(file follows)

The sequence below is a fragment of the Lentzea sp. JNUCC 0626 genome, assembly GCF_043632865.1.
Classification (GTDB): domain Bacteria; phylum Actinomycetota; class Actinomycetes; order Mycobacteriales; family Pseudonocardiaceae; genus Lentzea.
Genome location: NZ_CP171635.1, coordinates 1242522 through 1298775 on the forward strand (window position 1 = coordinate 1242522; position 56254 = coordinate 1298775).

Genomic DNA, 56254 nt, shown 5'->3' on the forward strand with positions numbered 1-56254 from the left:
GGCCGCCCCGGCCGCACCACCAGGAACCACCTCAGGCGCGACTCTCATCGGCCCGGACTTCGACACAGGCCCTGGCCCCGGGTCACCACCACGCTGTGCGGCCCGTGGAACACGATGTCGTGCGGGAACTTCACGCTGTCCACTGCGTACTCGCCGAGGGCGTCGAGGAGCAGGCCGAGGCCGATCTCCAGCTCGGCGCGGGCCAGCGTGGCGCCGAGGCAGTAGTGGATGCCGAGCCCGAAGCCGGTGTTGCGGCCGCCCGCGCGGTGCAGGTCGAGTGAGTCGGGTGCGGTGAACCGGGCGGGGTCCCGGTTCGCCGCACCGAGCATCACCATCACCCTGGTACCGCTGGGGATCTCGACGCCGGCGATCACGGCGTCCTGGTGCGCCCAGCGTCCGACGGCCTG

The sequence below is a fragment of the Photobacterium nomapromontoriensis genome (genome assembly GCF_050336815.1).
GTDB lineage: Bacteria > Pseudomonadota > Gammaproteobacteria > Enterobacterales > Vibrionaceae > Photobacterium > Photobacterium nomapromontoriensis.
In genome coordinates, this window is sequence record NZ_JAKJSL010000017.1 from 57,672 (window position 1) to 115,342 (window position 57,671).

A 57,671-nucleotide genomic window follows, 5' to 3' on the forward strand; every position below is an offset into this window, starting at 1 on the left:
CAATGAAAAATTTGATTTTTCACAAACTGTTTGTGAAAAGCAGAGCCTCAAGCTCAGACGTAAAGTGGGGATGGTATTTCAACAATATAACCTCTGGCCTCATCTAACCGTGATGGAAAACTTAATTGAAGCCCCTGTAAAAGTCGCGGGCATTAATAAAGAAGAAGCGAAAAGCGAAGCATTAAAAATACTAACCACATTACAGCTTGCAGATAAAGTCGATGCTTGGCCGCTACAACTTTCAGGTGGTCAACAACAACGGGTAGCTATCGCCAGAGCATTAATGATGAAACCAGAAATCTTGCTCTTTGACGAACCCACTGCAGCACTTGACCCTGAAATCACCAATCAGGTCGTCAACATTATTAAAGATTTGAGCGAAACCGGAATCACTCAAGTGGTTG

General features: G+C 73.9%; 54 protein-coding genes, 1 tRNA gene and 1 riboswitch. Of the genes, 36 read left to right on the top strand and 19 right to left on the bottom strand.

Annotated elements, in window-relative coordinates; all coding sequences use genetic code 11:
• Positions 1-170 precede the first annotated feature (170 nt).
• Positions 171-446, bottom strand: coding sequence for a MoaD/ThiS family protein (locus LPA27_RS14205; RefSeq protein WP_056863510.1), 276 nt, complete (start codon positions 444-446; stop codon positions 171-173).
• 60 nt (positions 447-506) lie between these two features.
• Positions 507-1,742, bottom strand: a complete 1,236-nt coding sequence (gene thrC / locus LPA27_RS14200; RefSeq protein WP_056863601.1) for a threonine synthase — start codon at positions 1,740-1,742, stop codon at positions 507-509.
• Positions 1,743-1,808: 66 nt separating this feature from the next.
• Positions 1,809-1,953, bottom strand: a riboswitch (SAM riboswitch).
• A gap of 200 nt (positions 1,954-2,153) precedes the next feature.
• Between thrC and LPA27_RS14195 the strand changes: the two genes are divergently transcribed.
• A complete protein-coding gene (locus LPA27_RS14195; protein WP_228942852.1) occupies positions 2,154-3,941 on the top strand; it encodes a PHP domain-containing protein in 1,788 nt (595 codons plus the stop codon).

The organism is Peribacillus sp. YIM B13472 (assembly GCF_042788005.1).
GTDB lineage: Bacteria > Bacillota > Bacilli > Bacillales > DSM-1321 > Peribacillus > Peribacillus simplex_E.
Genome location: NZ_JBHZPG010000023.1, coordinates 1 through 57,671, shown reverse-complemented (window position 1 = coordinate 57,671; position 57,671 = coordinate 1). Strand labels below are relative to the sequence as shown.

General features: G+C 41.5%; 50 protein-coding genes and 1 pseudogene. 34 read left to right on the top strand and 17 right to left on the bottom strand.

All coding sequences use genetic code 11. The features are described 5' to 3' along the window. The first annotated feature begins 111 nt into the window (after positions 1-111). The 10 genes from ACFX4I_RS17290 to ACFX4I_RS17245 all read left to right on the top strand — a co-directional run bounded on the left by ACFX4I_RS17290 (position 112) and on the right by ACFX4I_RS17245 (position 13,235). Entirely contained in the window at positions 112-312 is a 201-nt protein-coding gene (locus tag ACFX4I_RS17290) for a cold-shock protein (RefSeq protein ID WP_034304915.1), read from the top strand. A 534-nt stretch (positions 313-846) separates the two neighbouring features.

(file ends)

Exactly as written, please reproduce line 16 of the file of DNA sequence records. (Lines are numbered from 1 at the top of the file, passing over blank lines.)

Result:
• Positions 507-1,742, bottom strand: a complete 1,236-nt coding sequence (gene thrC / locus LPA27_RS14200; RefSeq protein WP_056863601.1) for a threonine synthase — start codon at positions 1,740-1,742, stop codon at positions 507-509.